Ohio Contract Attorneys

A contract is a legally enforceable agreement between two or more parties that creates mutual obligations. That sounds simple, yet disagreements regarding contracts arise on a daily basis, requiring legal representation, negotiations, and court intervention.

There are often disagreements about whether a contract was actually formed or not, even when an agreement was put into writing. There are disagreements regarding what each person truly meant by the spoken or written words of the agreement. Issues arise when one or both parties feel the other did not perform their obligations as they were supposed. While many contracts are formed and executed without incident, others can lead to significant and costly disagreements. If you are part of a contract dispute right now, the best thing to do is contact a contract attorney from Kademenos, Wisehart, Hines, Dolyk & Wright Co. LPA as soon as possible.

We are available at (419) 871-9017 or through our online form, and we offer free consultations.

Ohio Contract Law

Laws regarding contract formation and validity are predominantly state-based, yet they are mostly consistent across the U.S. What is a valid contract in Ohio is likely to be a valid contract in Washington or Florida, though this is not guaranteed. The common law surrounding contracts, which has been established by courts throughout U.S. history, is collected and explained in the Second Restatement of the Law Contracts. Published by the American Law Institute, the Restatement of Contracts is the all-encompassing guide to modern contract law in the U.S.

Ohio’s contact law largely relies on common law principles. However, there are exceptions. Contracts for goods are controlled by a number of statutes, including Uniform Commercial Code’s Statute of Frauds. If your contract matter relates to goods instead of services, you should speak with a contract lawyer to discuss the federal and Ohio laws that may apply to your agreement. If your agreement is between a business and a consumer, whichever party you are, other Ohio laws may apply.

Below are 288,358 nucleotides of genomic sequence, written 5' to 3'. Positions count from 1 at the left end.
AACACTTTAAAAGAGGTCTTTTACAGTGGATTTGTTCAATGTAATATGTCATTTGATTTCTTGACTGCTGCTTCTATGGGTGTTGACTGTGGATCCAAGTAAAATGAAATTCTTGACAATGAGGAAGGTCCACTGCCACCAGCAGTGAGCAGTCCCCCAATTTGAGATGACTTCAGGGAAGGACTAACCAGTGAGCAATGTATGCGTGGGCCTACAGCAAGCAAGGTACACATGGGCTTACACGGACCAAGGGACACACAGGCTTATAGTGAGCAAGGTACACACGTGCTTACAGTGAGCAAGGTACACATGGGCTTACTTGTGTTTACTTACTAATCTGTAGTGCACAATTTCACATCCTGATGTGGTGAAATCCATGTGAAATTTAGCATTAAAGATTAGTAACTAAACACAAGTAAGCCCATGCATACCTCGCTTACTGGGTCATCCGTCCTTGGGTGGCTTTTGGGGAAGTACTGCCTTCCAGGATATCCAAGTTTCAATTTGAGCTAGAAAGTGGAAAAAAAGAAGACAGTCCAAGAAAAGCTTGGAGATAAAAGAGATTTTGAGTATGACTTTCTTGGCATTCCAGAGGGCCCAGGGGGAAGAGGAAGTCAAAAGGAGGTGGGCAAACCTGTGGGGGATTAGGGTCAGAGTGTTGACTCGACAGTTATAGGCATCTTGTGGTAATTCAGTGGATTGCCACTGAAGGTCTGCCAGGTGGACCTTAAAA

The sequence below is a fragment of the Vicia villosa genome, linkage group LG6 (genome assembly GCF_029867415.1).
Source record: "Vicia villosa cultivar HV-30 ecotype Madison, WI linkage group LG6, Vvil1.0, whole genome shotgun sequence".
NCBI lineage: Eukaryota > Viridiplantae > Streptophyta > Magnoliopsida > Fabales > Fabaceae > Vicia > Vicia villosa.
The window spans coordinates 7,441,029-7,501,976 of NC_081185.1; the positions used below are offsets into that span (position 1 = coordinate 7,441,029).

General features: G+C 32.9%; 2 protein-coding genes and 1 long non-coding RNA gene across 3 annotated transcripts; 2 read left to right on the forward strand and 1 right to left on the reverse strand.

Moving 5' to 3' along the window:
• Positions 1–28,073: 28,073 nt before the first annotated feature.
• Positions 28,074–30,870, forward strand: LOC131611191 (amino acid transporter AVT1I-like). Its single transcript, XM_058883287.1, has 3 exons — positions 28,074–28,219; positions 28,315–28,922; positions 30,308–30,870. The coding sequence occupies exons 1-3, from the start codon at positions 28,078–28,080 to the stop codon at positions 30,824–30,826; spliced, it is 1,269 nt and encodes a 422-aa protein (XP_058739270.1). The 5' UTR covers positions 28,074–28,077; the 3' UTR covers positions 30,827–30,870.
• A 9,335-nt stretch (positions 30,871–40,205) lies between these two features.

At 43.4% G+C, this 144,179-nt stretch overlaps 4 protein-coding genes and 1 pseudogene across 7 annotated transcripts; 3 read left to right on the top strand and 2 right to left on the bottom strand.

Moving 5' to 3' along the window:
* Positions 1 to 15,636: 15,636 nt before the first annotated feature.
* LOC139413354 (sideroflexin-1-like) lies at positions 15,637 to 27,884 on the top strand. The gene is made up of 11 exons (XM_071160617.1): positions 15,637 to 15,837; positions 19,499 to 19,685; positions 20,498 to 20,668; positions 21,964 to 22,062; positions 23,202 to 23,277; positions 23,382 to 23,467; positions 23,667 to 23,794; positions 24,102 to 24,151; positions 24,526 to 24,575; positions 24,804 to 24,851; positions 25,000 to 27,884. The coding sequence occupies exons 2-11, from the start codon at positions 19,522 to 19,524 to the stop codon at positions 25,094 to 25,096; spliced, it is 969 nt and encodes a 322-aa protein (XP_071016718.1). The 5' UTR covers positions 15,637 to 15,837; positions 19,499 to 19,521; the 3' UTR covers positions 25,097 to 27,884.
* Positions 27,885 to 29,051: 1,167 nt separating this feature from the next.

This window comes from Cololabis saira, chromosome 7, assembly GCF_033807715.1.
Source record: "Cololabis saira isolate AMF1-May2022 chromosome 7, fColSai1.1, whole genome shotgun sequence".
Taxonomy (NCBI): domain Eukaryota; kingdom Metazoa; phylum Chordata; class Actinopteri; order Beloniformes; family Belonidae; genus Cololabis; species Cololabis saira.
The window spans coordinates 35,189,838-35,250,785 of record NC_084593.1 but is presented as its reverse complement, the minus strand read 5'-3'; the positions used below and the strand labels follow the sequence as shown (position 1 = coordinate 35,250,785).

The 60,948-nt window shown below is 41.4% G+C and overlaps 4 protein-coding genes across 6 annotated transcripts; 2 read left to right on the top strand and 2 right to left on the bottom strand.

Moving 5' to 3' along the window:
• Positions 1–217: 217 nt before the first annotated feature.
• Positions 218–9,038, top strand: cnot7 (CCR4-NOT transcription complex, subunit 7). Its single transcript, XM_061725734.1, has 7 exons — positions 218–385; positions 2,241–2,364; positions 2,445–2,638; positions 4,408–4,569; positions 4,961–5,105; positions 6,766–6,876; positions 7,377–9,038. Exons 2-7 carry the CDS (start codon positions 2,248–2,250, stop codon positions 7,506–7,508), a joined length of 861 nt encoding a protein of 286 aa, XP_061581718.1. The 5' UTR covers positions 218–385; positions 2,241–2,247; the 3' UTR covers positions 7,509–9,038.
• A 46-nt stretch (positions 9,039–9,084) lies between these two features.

Elements of a Contract

Every contract must have certain elements to be valid:

The offer is a promise to do something or to specifically not do something (also known as refraining or a forbearance from taking action) in exchange for something else. A common and simple example: Adam offers to paint Bill’s house in exchange for $500. Bill can either deny the offer by saying “no” (or making a counter offer) or he can accept it by saying “yes, go head and paint my house.”

Consideration is the more nuanced element of a contract. Each party of the contract must provide something of value. Another way courts describe this concept is that each party must suffer a legal detriment. The most basic method of consideration is money, like in the example above. Adam’s consideration is the promise to do something he otherwise would not have to do while Bill’s consideration is payment of $500. Clearly, the “something of value” is not always money. It may be a promise to perform some action, refraining from certain conduct, or relinquishing a legal right to do something.

Finally, a contract requires that all parties involved are bound to perform under that contract. There must be a mutual obligation. Under our example, once the contract is finalized, Adam must paint Bill’s house and Bill must pay Adam $500. One person cannot be forced to act under a contract while another party does nothing or gives up nothing.

If you are dealing with a dispute that you believe is based on an invalid contract, call one of our contract attorneys to review the contract agreement right away.

Written v. Verbal Contracts

At Kademenos, Wisehart, Hines, Dolyk & Wright Co. LPA, we receive a lot of questions regarding what constitutes a valid oral contract versus a written contract. There are circumstances in which an agreement must be in writing to be enforceable, such as real estate contracts and pre-nuptial agreements. In most situations, though, two or more people can make a valid and legally enforceable oral agreement.

Oral contracts do not require special elements to be valid and enforceable. A verbal contract simply must have all of the necessary elements, including offer, acceptance, consideration, and mutual obligation. Adam and Bill, in our example above, can create an enforceable contract without writing down the terms.